The Bottom Line: Making U.S. Fisheries Work for Us
One of our democracy’s core beliefs is that nations make better decisions when citizens are informed and engaged. In this spirit, the Magnuson-Stevens Fishery Conservation and Management Act (MSA), like many other landmark laws that govern our natural resources, places particular importance on public involvement in the management of America’s marine fisheries. Under the MSA, regional management councils — which are tasked with making recommendations to the secretary of commerce regarding the management of marine fisheries — are composed of people from local communities, meetings are open to everyone and public testimony is a valued part of the decision-making process.
The MSA’s tradition of openness and public input is at odds with a proposed “data confidentiality” rule from the National Oceanic and Atmospheric Administration’s (NOAA) National Marine Fisheries Service that could revise federal guidelines on the release of fishing data. Rather than enhancing public participation, NOAA’s proposed rule would severely restrict public access to important information needed to ensure that valuable marine resources are being managed sustainably.
U.S. ocean fish populations are a multibillion-dollar public resource, supporting hundreds of thousands of jobs in the recreational and commercial fishing industries, and playing an essential role in the health of coastal ecosystems. Every year, NOAA invests millions of taxpayer dollars in data collection on commercial fishing vessels by professional observers, who record what fish are caught, where they are caught, and how fishing gear may damage other ocean wildlife. This information is essential to citizens’ understanding of the impacts of fishing. It also enables us to participate effectively in management decisions to help ensure wise care of our marine wildlife and ecosystems.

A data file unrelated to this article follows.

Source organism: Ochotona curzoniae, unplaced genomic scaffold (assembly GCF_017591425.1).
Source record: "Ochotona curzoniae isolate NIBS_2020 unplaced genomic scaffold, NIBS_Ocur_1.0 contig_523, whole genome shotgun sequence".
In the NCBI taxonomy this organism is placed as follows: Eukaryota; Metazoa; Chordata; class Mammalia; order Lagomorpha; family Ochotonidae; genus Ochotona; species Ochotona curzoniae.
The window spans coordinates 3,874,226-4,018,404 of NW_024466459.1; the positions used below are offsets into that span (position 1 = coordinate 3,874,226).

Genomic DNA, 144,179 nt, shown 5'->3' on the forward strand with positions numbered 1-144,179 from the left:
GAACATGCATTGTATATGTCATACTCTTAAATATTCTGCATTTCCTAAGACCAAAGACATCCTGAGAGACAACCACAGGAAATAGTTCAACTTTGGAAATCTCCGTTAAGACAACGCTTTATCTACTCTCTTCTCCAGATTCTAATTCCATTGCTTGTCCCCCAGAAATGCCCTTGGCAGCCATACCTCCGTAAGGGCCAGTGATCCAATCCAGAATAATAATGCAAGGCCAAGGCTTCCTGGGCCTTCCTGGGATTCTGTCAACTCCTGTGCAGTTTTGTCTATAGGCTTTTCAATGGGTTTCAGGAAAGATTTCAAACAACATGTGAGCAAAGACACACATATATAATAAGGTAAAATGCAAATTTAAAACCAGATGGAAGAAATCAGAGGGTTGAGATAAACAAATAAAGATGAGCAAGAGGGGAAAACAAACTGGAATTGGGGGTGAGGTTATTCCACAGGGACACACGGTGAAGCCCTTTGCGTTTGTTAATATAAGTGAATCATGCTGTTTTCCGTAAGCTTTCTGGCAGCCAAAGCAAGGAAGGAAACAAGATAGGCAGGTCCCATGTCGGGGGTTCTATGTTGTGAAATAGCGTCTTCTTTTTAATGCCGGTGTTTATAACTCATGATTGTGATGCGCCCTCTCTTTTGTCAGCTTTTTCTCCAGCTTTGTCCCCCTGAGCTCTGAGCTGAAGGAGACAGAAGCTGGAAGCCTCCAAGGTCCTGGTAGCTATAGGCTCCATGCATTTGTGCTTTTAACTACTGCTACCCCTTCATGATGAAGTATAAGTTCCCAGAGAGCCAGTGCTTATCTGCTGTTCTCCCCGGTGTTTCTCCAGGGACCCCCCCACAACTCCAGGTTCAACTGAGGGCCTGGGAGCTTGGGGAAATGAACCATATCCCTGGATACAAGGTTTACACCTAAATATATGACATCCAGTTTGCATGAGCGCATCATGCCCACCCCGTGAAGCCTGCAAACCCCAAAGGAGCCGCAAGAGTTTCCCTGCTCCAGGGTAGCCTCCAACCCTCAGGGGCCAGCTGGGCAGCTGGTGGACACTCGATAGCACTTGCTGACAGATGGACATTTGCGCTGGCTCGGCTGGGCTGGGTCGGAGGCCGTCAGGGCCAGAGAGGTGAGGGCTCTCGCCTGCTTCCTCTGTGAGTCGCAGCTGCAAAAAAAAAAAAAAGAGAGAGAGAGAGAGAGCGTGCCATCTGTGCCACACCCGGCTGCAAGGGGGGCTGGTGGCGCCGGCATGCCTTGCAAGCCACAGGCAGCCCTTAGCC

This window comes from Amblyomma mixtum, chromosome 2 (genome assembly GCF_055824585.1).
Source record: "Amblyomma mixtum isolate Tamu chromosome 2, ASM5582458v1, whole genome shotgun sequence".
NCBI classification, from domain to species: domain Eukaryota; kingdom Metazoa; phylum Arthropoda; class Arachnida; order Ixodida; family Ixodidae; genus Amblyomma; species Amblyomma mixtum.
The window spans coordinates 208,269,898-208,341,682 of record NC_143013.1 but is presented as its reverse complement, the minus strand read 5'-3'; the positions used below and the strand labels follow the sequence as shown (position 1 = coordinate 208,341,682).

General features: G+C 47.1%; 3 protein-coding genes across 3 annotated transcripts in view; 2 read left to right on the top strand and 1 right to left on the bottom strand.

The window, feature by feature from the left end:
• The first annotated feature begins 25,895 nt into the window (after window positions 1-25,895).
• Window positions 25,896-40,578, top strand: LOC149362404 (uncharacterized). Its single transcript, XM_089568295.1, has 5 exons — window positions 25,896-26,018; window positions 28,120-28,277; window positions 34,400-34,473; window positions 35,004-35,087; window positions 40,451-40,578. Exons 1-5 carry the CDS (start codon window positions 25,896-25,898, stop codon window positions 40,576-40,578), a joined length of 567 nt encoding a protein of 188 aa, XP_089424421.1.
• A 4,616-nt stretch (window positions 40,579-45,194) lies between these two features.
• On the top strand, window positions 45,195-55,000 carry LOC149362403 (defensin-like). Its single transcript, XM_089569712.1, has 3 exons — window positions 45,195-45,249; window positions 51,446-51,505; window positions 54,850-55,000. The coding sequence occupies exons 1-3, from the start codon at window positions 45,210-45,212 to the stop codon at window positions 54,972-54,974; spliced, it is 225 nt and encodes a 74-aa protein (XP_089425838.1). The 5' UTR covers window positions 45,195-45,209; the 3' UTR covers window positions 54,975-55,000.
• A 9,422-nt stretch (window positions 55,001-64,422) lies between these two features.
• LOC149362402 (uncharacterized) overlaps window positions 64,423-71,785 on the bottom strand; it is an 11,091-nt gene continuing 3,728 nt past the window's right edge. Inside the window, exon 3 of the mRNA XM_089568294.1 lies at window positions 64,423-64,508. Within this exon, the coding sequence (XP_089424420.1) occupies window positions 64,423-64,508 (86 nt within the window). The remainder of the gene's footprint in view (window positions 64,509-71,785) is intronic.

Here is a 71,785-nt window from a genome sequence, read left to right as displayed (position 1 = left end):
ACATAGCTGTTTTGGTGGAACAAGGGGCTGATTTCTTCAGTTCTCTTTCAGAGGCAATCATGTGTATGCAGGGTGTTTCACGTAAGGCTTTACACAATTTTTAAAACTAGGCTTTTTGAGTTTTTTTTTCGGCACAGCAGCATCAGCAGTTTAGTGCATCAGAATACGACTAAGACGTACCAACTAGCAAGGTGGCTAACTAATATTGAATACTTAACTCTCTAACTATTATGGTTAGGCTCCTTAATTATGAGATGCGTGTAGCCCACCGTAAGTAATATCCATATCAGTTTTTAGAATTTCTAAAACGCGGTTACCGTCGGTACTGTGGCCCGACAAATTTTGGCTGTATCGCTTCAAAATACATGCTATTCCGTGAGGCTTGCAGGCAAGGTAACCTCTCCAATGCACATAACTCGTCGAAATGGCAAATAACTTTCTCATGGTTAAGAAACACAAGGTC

Under NOAA’s proposed rule, members of the public could be required to ask permission from private fishing permit holders (who have a direct financial stake in the issue) to access information about their fishing activities and its impacts on ocean wildlife, even though taxpayer funds support efforts to collect observer data on our $5.3 billion commercial ocean fisheries. And the rule would allow the information to be provided in an aggregated form that if aggregated into too large a geographic area, for example, would disguise specific impacts on ocean resources.
Americans have a right to know how NOAA proposes to provide data and whether it will be presented in a format that’s easily understandable and that facilitates public participation in the protection of our ocean fish. As someone who has helped write rules at NOAA, I know how hard it is to craft balanced proposals. I believe this rule, as currently drafted, not only could seriously undermine the public’s trust in fishery management decisions, but also reduce the quality of those decisions by excluding key stakeholders.
Our nation’s marine resources are best managed when fishermen, nongovernmental organizations, scientists, and the general public can access the same data and work together for the common good. NOAA should withdraw this flawed proposal and work to create one that will improve public access to fisheries information so that our oceans can be managed effectively.